Whistleblowing has been much in the news in recent months, what with Edward Snowden and the NSA, the conviction of Bradley Manning, revelations about police undercover operations and attempts to smear the Lawrence family. Gagging orders included in settlements are reported to have cost the NHS £2 million and the BBC a staggering £28 million.
So, what are the changes?


collective consultation – one establishment or many?

When USDAW originally took the liquidators of Woolworths to Court over the failure to consult employees before shutting down all its shops in 2008, workers in smaller branches were excluded from the award of 60 days’ pay for each employee. The reasoning behind this was that the obligation to consult on a collective basis only applies where more than 20 employees are to be made redundant at “one establishment”. The conventional interpretation of those words has been that individual sites, like factories, schools, or shops, which are managed locally, are distinct establishments. However, in USDAW and others v WW Realisation 1 Ltd the Employment Appeal Tribunal has broken with “established” tradition in taking the view that “establishment” in this context refers to a business rather than a particular location at which a business operates.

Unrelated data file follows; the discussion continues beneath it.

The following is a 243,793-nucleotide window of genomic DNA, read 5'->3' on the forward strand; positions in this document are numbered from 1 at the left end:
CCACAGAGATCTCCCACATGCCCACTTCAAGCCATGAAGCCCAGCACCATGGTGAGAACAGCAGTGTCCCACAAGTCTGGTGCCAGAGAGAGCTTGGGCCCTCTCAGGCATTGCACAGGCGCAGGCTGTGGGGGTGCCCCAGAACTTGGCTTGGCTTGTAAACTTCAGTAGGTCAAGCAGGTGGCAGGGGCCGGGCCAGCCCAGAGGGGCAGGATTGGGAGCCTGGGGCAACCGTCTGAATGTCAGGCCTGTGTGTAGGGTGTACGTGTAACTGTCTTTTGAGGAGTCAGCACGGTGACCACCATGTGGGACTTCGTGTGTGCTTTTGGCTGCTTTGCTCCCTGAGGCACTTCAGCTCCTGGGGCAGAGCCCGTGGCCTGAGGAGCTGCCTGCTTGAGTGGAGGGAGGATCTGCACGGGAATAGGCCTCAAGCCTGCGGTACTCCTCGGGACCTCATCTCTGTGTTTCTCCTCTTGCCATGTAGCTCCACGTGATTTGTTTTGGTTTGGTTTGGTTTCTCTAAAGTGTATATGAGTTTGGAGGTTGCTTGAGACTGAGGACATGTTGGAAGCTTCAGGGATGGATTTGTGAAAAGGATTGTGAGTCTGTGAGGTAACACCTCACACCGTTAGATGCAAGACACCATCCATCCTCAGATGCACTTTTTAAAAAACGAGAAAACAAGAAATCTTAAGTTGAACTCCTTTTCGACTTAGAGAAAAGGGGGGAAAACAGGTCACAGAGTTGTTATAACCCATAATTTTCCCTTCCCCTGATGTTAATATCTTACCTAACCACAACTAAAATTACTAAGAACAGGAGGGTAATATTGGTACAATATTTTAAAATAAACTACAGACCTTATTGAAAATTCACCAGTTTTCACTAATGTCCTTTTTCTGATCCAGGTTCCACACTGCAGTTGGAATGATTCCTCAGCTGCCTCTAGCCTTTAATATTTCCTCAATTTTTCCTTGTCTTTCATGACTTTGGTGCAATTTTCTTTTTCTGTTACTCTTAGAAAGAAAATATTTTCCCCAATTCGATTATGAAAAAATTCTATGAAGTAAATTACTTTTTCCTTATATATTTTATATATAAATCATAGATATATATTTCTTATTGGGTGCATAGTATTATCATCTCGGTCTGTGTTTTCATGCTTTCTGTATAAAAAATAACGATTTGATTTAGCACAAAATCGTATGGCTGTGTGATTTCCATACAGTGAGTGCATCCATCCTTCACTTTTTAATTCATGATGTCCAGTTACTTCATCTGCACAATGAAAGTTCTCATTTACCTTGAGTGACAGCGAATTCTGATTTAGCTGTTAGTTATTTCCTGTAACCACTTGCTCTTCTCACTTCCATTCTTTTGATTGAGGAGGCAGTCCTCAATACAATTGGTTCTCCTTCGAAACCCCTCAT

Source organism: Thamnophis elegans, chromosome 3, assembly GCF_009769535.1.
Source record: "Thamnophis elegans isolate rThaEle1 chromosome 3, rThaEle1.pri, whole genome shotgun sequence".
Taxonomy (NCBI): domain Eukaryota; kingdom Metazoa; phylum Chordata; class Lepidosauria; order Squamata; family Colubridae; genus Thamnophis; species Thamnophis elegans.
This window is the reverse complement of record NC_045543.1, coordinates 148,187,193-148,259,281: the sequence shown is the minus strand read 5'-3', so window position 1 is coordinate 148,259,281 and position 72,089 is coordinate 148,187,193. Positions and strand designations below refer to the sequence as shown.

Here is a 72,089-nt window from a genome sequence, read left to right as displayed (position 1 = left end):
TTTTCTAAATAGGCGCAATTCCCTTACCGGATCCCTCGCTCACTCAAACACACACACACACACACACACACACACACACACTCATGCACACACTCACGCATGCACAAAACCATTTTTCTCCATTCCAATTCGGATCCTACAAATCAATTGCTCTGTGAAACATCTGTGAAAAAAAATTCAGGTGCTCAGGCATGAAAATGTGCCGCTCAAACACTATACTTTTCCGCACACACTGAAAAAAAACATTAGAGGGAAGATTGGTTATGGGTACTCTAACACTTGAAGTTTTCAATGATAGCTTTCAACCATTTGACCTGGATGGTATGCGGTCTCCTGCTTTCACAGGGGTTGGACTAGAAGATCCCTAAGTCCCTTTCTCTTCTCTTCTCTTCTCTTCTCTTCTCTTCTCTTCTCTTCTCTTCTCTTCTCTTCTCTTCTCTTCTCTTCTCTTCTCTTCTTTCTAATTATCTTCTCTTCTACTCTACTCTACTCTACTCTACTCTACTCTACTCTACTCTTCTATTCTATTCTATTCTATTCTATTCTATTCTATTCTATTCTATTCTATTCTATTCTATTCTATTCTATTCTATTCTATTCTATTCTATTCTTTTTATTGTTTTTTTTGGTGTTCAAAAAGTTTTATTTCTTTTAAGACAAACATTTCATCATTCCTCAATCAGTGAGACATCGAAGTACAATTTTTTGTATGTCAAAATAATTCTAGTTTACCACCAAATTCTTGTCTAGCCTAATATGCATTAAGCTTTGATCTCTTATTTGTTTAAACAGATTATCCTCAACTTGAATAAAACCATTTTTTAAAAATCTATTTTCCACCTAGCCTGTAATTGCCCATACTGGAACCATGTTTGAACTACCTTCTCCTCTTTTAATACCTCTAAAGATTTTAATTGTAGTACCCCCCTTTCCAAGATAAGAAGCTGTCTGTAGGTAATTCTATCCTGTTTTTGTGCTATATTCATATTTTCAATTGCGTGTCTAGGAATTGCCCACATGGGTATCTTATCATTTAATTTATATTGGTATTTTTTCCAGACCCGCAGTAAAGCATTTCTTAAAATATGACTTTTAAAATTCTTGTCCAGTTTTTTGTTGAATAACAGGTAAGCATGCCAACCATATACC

In his summary His Honour Judge McMullen QC has left in no doubt the firmness of his approach by stating that a purposive construction of section 188 of the Trade Union and Labour Relations (Consolidation) Act 1992 required the court to delete the words “at one establishment”, thereby allowing protective awards to be made. USDAW has estimated that the value of the awards in this case (which was a combined hearing covering both Wooolworths and Ethel Austin) is about £5 million. With reference to the new rules which have come into force this month it is notable that the appeal very nearly never happened. It was rejected by Mr Justice Langstaff, President of the EAT on initial assessment and only allowed to proceed after a review by His Honour Judge Peter Clark.
Judges are normally very reluctant to interfere with the words contained in a statute, based on the primacy of Parliament. It is no doubt with this in mind that Judge McMullen made the following observation: